It is like having your feet in the oven and your head in the icebox, and saying that, on average, the temperature is just right.
Those are the words University of Arkansas education policy professor Gary Ritter used to describe the methodology that UCLA’s Civil Rights Project used in comparing charter school segregation. As a USC grad, I appreciate any time I can make fun of UCLA. Ritter ripped the CRP for a biased sample, comparing charter schools in predominantly segregated inner-cities with all public schools, both in segregated and non-segregated areas. The CRP concluded that charter schools are much more segregated than public schools based on national, state, and metropolitan averages, rather than comparing to schools serving the same populations. When those schools are compared, Ritter said, there is very little difference. For example, the study pointed out that students in the DC metro area have a 20% chance of being in a hyper-segregated school (more than 90% minority or more than 90% white), while those in charter schools in DC have a 91% chance. What they fail to mention is that the DC metro area includes Virginia, Maryland, and West Virginia, whereas the majority of the charter schools in the DC metro area are within DC city limits which Ritter shows gives students an 86% chance of being in a hyper-segregated school. He says that what would be better than aggregated data like this is data showing students who switched and comparing their current schools to the ones they otherwise would have attended.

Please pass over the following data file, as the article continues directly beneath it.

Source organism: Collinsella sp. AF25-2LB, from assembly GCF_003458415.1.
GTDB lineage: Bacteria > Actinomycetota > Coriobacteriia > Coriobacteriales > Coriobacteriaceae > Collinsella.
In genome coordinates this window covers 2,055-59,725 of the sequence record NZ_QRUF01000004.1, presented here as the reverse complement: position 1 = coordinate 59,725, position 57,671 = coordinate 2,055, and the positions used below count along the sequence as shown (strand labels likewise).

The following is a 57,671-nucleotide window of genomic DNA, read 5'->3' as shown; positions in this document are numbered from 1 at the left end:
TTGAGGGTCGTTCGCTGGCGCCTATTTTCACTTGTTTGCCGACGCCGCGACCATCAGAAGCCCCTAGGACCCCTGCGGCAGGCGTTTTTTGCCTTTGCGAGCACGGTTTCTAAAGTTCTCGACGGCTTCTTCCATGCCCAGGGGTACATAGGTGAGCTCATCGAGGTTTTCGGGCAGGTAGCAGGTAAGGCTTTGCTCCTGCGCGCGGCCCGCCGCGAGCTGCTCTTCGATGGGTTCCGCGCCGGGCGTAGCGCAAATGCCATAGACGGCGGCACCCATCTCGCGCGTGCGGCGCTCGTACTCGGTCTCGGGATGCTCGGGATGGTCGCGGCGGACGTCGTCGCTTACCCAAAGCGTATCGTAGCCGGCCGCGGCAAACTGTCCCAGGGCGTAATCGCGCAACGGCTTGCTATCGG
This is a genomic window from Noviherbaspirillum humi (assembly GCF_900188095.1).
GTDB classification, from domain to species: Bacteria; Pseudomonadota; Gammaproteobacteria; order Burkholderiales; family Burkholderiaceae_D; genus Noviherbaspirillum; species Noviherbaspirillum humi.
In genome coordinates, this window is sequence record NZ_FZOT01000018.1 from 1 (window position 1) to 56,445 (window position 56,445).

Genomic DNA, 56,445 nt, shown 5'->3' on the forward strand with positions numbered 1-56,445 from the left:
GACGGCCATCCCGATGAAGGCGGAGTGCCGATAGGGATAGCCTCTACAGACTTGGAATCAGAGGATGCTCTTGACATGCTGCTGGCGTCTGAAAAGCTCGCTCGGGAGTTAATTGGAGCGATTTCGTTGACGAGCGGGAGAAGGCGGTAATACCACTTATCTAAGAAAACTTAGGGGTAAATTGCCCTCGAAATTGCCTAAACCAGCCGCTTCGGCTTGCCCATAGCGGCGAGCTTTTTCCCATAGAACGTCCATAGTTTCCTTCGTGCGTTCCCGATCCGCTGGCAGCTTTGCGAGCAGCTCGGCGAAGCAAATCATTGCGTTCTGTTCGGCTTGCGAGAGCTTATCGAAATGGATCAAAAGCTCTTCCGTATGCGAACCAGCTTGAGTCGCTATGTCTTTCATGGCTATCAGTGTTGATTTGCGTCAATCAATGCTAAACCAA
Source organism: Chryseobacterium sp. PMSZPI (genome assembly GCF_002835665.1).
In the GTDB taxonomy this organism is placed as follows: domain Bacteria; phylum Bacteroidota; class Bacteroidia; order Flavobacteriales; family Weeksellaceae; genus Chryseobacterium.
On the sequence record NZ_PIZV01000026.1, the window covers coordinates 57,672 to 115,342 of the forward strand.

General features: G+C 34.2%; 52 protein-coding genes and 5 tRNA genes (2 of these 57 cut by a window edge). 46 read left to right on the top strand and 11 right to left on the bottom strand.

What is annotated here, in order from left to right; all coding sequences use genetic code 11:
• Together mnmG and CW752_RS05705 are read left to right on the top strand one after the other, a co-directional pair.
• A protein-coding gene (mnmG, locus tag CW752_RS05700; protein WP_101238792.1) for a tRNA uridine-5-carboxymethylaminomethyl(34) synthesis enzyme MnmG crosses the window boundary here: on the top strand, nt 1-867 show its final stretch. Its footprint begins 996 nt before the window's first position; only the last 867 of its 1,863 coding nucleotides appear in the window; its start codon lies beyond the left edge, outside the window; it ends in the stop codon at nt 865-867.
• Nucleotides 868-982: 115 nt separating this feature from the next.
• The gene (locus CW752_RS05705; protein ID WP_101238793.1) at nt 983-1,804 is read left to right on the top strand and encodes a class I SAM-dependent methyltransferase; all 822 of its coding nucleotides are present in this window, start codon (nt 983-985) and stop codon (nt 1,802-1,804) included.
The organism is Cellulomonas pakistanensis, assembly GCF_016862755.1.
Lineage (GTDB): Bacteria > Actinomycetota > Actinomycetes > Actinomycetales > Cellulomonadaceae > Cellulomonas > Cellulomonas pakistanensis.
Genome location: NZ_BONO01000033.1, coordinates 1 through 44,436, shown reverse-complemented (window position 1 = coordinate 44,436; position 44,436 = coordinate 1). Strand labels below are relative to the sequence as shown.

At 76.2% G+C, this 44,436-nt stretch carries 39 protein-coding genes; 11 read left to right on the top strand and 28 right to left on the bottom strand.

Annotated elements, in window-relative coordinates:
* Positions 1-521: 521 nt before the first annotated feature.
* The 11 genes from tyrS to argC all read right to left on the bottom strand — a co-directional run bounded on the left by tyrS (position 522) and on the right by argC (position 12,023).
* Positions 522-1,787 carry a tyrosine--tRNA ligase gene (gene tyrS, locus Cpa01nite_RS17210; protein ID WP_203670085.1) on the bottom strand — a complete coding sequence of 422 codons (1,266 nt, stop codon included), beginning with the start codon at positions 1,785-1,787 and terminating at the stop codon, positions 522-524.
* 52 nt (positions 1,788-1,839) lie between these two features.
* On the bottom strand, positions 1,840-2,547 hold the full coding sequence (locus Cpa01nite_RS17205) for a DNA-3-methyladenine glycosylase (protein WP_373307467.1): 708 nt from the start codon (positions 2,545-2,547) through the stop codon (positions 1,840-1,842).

Ritter points to a study by the RAND corporation in 2009 that did this very thing. It found that:
Transfers to charter schools did not create dramatic shifts in the sorting of students by race or ethnicity in any of the sites included in the study. In most sites, the racial composition of the charter schools entered by transferring students was similar to that of the TPSs [traditional public schools] from which the students came.
In some places, charters tended to be slightly more segregated and in some places, they were slightly less segregated. Overall, the UCLA study seems flawed in that its focus was on the segregation specifically in charter schools, when the real segregation is in the cities themselves, regardless of whether the children are attending charter schools or not. To call the charter schools “apartheid” is not only incorrect, it spits in the face of those who had to actually live under forced segregation.